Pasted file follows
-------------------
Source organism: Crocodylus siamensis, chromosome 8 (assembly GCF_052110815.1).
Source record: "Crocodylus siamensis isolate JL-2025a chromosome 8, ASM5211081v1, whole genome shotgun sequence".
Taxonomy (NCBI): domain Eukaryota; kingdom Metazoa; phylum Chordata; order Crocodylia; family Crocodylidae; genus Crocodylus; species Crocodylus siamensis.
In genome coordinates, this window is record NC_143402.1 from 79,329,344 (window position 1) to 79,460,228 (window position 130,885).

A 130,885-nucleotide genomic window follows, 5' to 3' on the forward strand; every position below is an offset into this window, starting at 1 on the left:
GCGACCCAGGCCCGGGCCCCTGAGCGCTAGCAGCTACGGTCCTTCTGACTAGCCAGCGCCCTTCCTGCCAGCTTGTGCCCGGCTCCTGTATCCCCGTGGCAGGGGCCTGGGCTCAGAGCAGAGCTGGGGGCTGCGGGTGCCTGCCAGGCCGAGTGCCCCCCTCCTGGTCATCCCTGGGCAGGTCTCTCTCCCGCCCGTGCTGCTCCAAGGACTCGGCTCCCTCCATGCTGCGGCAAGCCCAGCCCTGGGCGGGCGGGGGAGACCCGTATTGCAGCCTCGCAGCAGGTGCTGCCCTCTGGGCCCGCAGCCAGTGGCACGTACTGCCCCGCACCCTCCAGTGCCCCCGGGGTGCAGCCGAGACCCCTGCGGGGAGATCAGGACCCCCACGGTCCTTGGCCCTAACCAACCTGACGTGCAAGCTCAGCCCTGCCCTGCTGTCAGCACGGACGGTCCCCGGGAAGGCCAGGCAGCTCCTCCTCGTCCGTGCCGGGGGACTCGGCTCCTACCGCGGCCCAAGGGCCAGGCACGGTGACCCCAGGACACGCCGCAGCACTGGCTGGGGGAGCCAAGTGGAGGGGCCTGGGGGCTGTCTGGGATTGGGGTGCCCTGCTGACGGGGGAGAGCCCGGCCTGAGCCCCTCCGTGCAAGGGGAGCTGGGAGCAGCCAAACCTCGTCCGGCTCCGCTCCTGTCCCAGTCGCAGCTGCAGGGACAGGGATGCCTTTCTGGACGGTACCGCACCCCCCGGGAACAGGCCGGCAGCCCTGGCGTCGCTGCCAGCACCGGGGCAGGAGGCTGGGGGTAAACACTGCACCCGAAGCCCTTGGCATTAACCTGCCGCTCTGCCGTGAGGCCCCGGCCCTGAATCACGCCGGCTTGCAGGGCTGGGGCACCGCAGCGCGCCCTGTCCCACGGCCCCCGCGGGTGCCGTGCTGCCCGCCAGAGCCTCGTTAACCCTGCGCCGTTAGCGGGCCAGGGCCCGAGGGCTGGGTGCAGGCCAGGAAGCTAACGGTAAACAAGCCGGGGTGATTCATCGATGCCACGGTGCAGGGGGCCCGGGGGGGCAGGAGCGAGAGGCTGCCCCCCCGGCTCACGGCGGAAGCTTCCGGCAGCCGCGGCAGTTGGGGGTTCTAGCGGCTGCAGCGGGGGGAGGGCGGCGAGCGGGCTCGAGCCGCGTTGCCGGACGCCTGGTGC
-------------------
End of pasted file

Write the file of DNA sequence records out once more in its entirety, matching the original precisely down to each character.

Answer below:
Source organism: Crocodylus siamensis, chromosome 8 (assembly GCF_052110815.1).
Source record: "Crocodylus siamensis isolate JL-2025a chromosome 8, ASM5211081v1, whole genome shotgun sequence".
Taxonomy (NCBI): domain Eukaryota; kingdom Metazoa; phylum Chordata; order Crocodylia; family Crocodylidae; genus Crocodylus; species Crocodylus siamensis.
In genome coordinates, this window is record NC_143402.1 from 79,329,344 (window position 1) to 79,460,228 (window position 130,885).

A 130,885-nucleotide genomic window follows, 5' to 3' on the forward strand; every position below is an offset into this window, starting at 1 on the left:
GCGACCCAGGCCCGGGCCCCTGAGCGCTAGCAGCTACGGTCCTTCTGACTAGCCAGCGCCCTTCCTGCCAGCTTGTGCCCGGCTCCTGTATCCCCGTGGCAGGGGCCTGGGCTCAGAGCAGAGCTGGGGGCTGCGGGTGCCTGCCAGGCCGAGTGCCCCCCTCCTGGTCATCCCTGGGCAGGTCTCTCTCCCGCCCGTGCTGCTCCAAGGACTCGGCTCCCTCCATGCTGCGGCAAGCCCAGCCCTGGGCGGGCGGGGGAGACCCGTATTGCAGCCTCGCAGCAGGTGCTGCCCTCTGGGCCCGCAGCCAGTGGCACGTACTGCCCCGCACCCTCCAGTGCCCCCGGGGTGCAGCCGAGACCCCTGCGGGGAGATCAGGACCCCCACGGTCCTTGGCCCTAACCAACCTGACGTGCAAGCTCAGCCCTGCCCTGCTGTCAGCACGGACGGTCCCCGGGAAGGCCAGGCAGCTCCTCCTCGTCCGTGCCGGGGGACTCGGCTCCTACCGCGGCCCAAGGGCCAGGCACGGTGACCCCAGGACACGCCGCAGCACTGGCTGGGGGAGCCAAGTGGAGGGGCCTGGGGGCTGTCTGGGATTGGGGTGCCCTGCTGACGGGGGAGAGCCCGGCCTGAGCCCCTCCGTGCAAGGGGAGCTGGGAGCAGCCAAACCTCGTCCGGCTCCGCTCCTGTCCCAGTCGCAGCTGCAGGGACAGGGATGCCTTTCTGGACGGTACCGCACCCCCCGGGAACAGGCCGGCAGCCCTGGCGTCGCTGCCAGCACCGGGGCAGGAGGCTGGGGGTAAACACTGCACCCGAAGCCCTTGGCATTAACCTGCCGCTCTGCCGTGAGGCCCCGGCCCTGAATCACGCCGGCTTGCAGGGCTGGGGCACCGCAGCGCGCCCTGTCCCACGGCCCCCGCGGGTGCCGTGCTGCCCGCCAGAGCCTCGTTAACCCTGCGCCGTTAGCGGGCCAGGGCCCGAGGGCTGGGTGCAGGCCAGGAAGCTAACGGTAAACAAGCCGGGGTGATTCATCGATGCCACGGTGCAGGGGGCCCGGGGGGGCAGGAGCGAGAGGCTGCCCCCCCGGCTCACGGCGGAAGCTTCCGGCAGCCGCGGCAGTTGGGGGTTCTAGCGGCTGCAGCGGGGGGAGGGCGGCGAGCGGGCTCGAGCCGCGTTGCCGGACGCCTGGTGC